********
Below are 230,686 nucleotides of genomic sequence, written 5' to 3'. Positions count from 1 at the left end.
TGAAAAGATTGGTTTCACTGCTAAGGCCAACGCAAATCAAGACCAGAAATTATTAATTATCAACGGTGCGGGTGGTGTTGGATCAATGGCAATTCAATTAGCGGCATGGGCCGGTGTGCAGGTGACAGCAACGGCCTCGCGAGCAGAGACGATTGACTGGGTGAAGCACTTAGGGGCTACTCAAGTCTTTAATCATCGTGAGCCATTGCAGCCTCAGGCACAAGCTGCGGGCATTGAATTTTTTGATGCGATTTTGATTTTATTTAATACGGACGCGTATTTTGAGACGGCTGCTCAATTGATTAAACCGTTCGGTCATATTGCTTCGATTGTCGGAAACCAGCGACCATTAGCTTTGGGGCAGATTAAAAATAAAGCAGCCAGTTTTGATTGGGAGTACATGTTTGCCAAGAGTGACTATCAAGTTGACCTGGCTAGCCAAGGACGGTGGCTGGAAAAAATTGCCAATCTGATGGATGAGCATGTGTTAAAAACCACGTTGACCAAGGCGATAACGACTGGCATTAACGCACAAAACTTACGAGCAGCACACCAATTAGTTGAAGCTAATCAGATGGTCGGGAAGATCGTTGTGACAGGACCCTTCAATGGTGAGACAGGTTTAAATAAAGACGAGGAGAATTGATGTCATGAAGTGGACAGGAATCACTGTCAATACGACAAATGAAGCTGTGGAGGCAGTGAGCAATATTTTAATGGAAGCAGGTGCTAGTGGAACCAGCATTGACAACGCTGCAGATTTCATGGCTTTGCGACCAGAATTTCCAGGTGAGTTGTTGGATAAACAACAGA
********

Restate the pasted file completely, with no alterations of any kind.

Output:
Below are 230,686 nucleotides of genomic sequence, written 5' to 3'. Positions count from 1 at the left end.
TGAAAAGATTGGTTTCACTGCTAAGGCCAACGCAAATCAAGACCAGAAATTATTAATTATCAACGGTGCGGGTGGTGTTGGATCAATGGCAATTCAATTAGCGGCATGGGCCGGTGTGCAGGTGACAGCAACGGCCTCGCGAGCAGAGACGATTGACTGGGTGAAGCACTTAGGGGCTACTCAAGTCTTTAATCATCGTGAGCCATTGCAGCCTCAGGCACAAGCTGCGGGCATTGAATTTTTTGATGCGATTTTGATTTTATTTAATACGGACGCGTATTTTGAGACGGCTGCTCAATTGATTAAACCGTTCGGTCATATTGCTTCGATTGTCGGAAACCAGCGACCATTAGCTTTGGGGCAGATTAAAAATAAAGCAGCCAGTTTTGATTGGGAGTACATGTTTGCCAAGAGTGACTATCAAGTTGACCTGGCTAGCCAAGGACGGTGGCTGGAAAAAATTGCCAATCTGATGGATGAGCATGTGTTAAAAACCACGTTGACCAAGGCGATAACGACTGGCATTAACGCACAAAACTTACGAGCAGCACACCAATTAGTTGAAGCTAATCAGATGGTCGGGAAGATCGTTGTGACAGGACCCTTCAATGGTGAGACAGGTTTAAATAAAGACGAGGAGAATTGATGTCATGAAGTGGACAGGAATCACTGTCAATACGACAAATGAAGCTGTGGAGGCAGTGAGCAATATTTTAATGGAAGCAGGTGCTAGTGGAACCAGCATTGACAACGCTGCAGATTTCATGGCTTTGCGACCAGAATTTCCAGGTGAGTTGTTGGATAAACAACAGA